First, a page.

Need for Speed : Google Pwns OpenDNS with its own DNS

by Karthik on December 4, 2009 · 8 comments

Google DNS

Google seems to be getting everywhere. They are there in just about every corner of our online life, and now they have taken a step further by launching Google Public DNS. Google Public DNS aims at making the web faster for you, by using a high speed, public DNS server. Here’s what DNS does in simple words :

Say you type in the in your browser window. The DNS then converts the URL you typed into machine readable IP address and returns it to you. Only after the actual IP of the website is determined does the webpage begin loading for you.

OpenDNS has long since been considered the pioneer in the making the web faster by giving users a free, fast public DNS server with servers spread around the globe to reduce latency.

I’ve been using OpenDNS for the past two years for my needs, and needless to say the experience has been quite good. Not to forget the increase in speed while browsing the web. But today with the release of Google’s own DNS solution I was curious to see if it could beat the already fast service that OpenDNS provides.

So I ran my own tests sitting here in India, using this script by Manu over at TechSutra.

for i in "" "" ""  "" "" "" "" "" ""
  for j in "" "" ""
    echo $j $i `dig @$j $i | grep Query | awk -F ":" '{print $2}'`

And here are my results :


As you can see Google DNS consistently was atleast two times faster than OpenDNS and even more faster than Level 3. Those of you in the U.S I believe shouldn’t see much performance difference between Google and Level 3.

For me personally, Google was always in the range 90-110ms while OpenDNS was in the 200-210ms range. A Significant performance boost I must say.

Is Performance a tradeoff for Privacy?

Hmm it depends on how you look at it. Surely Google has a lot of information about you, and a DNS server will only allow them to gather more data about you. They could in theory gather information about all the websites you visit. Sounds like Big Brother ain’t it, except that Google makes it explicitly clear that ‘Collected data includes IP address (up to 48 hours, to detect malicious behavior against the service), ISP information and geographic information (2 weeks each). The data is not correlated with your Google account in any way’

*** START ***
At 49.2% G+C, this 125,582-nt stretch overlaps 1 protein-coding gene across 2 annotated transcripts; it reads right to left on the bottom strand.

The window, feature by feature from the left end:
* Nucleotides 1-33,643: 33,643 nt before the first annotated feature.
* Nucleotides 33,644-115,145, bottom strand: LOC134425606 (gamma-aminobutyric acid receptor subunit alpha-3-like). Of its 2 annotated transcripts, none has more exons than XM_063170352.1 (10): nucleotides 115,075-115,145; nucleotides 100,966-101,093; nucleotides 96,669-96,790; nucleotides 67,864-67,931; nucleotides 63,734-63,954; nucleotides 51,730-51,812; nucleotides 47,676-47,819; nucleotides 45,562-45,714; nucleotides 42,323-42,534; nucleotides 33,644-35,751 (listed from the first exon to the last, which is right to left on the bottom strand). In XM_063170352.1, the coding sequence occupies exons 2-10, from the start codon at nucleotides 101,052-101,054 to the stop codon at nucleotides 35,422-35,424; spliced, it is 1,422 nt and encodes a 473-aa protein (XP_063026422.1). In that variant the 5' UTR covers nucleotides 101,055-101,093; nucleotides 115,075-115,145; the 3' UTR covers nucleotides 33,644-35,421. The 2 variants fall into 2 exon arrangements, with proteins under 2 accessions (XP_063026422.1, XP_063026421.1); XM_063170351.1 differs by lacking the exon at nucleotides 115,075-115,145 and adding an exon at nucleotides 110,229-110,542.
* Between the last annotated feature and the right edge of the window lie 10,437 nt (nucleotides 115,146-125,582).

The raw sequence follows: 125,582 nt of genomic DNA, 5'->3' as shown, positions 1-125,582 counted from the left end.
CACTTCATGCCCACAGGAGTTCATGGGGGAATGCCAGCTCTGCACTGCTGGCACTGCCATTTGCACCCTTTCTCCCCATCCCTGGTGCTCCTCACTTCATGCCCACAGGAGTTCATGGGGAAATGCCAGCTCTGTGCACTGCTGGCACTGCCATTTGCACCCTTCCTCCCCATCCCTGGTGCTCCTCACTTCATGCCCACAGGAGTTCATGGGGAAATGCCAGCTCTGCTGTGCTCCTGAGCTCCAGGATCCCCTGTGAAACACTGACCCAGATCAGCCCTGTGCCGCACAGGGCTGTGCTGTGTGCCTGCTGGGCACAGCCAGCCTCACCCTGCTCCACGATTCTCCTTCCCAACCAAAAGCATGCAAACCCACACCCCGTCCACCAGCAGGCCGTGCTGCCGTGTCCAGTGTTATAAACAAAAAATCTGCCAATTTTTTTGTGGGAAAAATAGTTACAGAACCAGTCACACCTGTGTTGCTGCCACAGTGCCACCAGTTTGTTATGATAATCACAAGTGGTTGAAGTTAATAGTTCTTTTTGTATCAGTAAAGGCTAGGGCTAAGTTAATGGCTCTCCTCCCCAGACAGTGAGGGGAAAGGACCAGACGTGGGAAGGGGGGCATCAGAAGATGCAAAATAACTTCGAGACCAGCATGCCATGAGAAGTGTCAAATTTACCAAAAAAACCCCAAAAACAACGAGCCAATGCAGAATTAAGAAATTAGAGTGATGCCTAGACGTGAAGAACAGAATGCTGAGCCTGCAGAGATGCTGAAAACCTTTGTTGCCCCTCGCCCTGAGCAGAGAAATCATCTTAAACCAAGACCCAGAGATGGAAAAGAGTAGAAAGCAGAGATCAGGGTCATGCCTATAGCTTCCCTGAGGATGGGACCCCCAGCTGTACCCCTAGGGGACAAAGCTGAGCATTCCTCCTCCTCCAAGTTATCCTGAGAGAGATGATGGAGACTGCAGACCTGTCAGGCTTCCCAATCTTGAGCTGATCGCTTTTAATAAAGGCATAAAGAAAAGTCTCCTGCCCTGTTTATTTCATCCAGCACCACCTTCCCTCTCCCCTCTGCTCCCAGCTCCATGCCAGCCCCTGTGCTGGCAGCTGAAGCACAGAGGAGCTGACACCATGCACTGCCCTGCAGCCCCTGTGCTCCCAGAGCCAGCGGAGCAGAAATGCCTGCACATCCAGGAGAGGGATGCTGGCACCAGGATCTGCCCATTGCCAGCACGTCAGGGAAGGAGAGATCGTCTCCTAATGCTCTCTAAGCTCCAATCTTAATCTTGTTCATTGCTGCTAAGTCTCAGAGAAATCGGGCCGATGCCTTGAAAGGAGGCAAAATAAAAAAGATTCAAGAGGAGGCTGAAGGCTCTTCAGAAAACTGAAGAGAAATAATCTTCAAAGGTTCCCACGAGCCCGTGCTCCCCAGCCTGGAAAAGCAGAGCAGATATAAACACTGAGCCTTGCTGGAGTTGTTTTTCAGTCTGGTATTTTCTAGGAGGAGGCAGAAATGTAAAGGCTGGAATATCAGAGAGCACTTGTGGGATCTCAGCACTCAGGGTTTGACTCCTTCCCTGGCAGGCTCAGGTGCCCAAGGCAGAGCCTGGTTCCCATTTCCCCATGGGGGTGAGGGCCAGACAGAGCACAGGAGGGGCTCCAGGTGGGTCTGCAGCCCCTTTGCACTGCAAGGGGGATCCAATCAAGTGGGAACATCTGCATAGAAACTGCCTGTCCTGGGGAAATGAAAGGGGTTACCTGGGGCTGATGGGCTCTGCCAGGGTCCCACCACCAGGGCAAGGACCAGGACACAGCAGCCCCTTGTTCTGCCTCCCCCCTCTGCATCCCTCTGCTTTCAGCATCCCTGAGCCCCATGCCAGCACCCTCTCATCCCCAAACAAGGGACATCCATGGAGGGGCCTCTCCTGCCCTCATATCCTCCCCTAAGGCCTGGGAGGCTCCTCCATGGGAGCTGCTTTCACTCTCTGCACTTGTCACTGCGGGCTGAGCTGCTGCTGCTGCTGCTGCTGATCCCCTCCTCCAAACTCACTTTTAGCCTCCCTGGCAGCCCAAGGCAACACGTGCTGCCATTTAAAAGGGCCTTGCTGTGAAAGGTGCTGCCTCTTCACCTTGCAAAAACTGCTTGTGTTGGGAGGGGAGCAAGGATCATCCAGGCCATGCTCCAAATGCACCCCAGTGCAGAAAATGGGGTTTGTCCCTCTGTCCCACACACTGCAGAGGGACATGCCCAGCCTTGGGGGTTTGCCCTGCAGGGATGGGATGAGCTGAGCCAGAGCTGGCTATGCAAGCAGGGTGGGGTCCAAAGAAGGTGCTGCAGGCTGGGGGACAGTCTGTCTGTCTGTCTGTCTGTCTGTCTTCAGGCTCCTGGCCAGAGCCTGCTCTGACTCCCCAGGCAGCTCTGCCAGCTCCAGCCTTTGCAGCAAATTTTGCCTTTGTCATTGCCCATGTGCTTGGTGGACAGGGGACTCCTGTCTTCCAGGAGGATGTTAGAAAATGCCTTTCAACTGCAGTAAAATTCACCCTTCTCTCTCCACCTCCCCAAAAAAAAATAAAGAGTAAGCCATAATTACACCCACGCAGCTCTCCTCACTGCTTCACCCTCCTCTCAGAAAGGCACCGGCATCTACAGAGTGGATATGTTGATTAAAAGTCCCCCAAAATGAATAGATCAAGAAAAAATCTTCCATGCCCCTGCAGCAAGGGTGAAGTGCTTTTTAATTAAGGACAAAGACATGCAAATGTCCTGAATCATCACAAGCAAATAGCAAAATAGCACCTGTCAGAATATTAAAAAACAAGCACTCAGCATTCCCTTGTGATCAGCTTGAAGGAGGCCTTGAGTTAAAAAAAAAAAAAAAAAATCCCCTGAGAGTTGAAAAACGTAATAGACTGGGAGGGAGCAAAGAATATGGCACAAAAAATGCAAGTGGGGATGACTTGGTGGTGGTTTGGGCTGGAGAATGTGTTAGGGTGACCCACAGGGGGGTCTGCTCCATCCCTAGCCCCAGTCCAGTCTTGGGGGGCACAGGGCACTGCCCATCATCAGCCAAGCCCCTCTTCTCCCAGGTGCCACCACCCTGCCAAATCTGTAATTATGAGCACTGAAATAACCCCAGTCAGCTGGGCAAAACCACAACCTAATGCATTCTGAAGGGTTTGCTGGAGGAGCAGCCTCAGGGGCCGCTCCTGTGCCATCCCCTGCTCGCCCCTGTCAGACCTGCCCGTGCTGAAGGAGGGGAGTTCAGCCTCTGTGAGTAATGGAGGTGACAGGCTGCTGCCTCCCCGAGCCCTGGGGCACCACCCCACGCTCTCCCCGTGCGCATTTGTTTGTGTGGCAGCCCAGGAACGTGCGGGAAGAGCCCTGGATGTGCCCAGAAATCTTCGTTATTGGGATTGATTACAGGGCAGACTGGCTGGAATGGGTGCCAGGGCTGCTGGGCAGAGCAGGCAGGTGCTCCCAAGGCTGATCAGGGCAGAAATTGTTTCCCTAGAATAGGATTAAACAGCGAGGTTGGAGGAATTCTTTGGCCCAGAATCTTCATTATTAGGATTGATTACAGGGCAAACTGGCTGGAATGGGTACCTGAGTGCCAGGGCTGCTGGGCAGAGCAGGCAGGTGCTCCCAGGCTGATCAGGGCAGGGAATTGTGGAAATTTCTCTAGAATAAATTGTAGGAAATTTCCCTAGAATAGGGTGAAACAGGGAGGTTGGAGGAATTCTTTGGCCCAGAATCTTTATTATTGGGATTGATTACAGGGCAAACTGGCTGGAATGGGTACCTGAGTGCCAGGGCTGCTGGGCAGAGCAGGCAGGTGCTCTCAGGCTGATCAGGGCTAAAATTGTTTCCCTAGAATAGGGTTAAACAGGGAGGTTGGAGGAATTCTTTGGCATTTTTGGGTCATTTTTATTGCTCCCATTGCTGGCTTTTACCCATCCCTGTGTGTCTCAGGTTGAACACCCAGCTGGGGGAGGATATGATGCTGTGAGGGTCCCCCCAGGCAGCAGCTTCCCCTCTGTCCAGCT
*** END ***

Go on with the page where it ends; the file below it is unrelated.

For more on what they log while using their DNS service, read the Google Public DNS Privacy Policy.

So as things stand at the moment you don’t have to worry about Privacy Issues. But OpenDNS founder David Ulevitch seems to have other concerns :

‘Google claims that this service is better because it has no ads or redirection. But you have to remember they are also the largest advertising and redirection company on the Internet.

To think that Google’s DNS service is for the benefit of the Internet would be naive. They know there is value in controlling more of your Internet experience and I would expect them to explore that fully. And of course, we always have protected user privacy and have never sold our DNS data.’

At the end of the day, its pure competition. Google has been entering a lot of verticals lately, in their quest to make the web a better place for everyone. They’ve a long way to go, before they can achieve their goals.

What does this mean for OpenDNS? Well guys, you’ve had the free run for the past three years, now you got to make OpenDNS even more faster. Competition is always a wake up call.

So are you willing to give Google DNS a shot? Google has a handy guide for you to get started.

Google Public DNS (via Google Code Blog) | Photo Credit : jpctalbot

See more from: Web

{ 6 comments… read them below or add one }

evolutioncoder December 4, 2009 at 6:19 pm

Is Google turning into God?
Good comparison would love to know about security issues


Karthik Kastury December 5, 2009 at 4:42 am

Google is not turning into God in my opinion.. They are simply pushing hard for a faster and better web. I fully advocate their plans, and Google Public DNS Privacy policy explicitly states that no data is tied with your Google Account..

So there you go.. No real privacy issues with Google DNS.


Piesaucee December 7, 2009 at 11:43 am

And thankfully, when you type a domain name that doesn't exist , Google doesn't show an error page with ads on it , unlike OpenDNS. Great post, BTW.


Dans Kursu December 20, 2009 at 2:20 am

the world can not be a great company like google


justaguest February 8, 2010 at 4:00 am

I can't believe that anything good (in the long run) can come from giving google more tracking data points. You search google, on your google phone using google dns, while google checkout, google docs and gmail have access to your finance, business and personal info.
This isn't tin foil hat stuff, this is wondering about the security of letting one company have that much info on so many people. Forget google, or any of its business partners using your data nefariously, do you think that they will drop you note in gmail when they have a data breach? Ask the last 10 (reported) credit card processors that were breached how quickly they notified each of their 100,000+ customers about all of the data that was stolen.


Mickey TheMagnificent Ronen August 21, 2010 at 2:13 pm

I rather wait 200ms than giving someone I dont know my personal data…


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